“So, Bishop, can you join us for two weeks of evangelism in Botswana?”
Well, obviously, the answer would be ‘yes’ if I possibly could… although the diary had something to say about that. We have a Diocesan Link from Newcastle Diocese, with the Diocese of Botswana, and I had yet to visit. In reality, though, it turned out that there was no way I could clear two weeks, but some time with our partners seemed better than no time, so I ended up flying out for a 5 day visit last week… and I am so glad that I did.
Botswana is beautiful, even more beautiful than fans of Mma Precious Ramotswe of the first ladies detective agency might be led to believe. The wise use of diamond wealth means that the infrastructure is impressive, but it is the people I met who really made an impact. I am always touched by the joy, particularly in worship, that I find in Africa. The singing is just astonishingly beautiful, and few can stay still as they offer worship. On Saturday we spent the day with a group of young adults from around the Diocese, encouraging, teaching, and praying with them. On Sunday (among other things!) we prayed for many other adults. As we prayed deeply touching stories came to the surface, but they are held in a trust which so often belies our more reserved British culture; a trust which makes space for the joy, even amidst need and pain.
The other thing I noticed, time and again, was that the Botswanans I met largely did respect without overdoing subservience. Obviously I only had a snapshot, and I am still too new to Bishopping abroad to know how much this is simply respect for office, but I couldn’t talk to someone without them either bowing or curtseying, and every time someone shakes your hand they hold their right arm with their left hand. I asked about this, and apparently it is another symbol of respect. Something in me is instinctively cautious about this, having often witnessed such outward shows of respect arising either from a wrong subjugation or from a desire to manipulate, but what I witnessed was neither fake respect nor unwitting subservience. Rather I experienced joyful, confident, and able people offering respect to others, and engaging fully in partnership. I was welcomed, but by-and-large not expected to dictate the programme. I was invited to speak, but also given the privilege of listening. I was honoured, but also included.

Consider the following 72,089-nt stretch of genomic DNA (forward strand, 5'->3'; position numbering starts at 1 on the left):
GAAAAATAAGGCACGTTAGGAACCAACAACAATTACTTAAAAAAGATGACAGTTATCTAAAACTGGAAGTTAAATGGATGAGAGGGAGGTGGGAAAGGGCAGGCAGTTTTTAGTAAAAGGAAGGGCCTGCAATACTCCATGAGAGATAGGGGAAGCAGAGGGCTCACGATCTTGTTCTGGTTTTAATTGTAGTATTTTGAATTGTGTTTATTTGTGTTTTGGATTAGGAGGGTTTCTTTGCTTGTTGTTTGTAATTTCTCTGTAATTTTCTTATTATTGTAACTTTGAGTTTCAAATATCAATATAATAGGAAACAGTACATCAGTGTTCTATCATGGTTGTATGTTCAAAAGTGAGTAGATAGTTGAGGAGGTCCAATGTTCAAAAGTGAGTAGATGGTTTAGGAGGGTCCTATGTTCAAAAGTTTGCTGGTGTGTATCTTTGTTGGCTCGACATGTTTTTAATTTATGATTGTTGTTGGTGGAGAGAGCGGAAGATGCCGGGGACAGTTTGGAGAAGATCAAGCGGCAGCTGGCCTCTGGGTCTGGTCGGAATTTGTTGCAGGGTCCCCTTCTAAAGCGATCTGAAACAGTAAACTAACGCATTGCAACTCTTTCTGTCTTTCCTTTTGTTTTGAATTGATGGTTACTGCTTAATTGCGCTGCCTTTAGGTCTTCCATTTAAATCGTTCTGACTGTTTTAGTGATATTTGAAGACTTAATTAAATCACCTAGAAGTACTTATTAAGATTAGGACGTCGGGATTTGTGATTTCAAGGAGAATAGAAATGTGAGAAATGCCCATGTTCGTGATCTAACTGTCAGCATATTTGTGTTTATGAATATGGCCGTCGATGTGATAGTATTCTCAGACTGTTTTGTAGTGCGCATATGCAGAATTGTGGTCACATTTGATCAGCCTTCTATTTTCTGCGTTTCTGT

I am sure that there are many counter-examples to this very positive snapshot of life in Botswana, but these experiences within the life of the Diocese really made me think. It is a great gift to be secure enough to honour the other without losing the self; being able to lift another up without having to put self down. I found myself wondering whether this was linked to the joy that I noticed. Is there something habit-forming about the way we engage with others, which also affects the way that we engage with God? Surely there is something here about the kind of worship that our Father God longs for; worship that honours and exalts Him, offered by His children as we grow in the confident likeness of Christ.
So thank you Bishop Metlha and your wonderful Diocese of Botswana; both for a wonderful visit and for helping me as I share your journey of learning to worship daily. May God bless you and guide you and I look forward to our next meeting.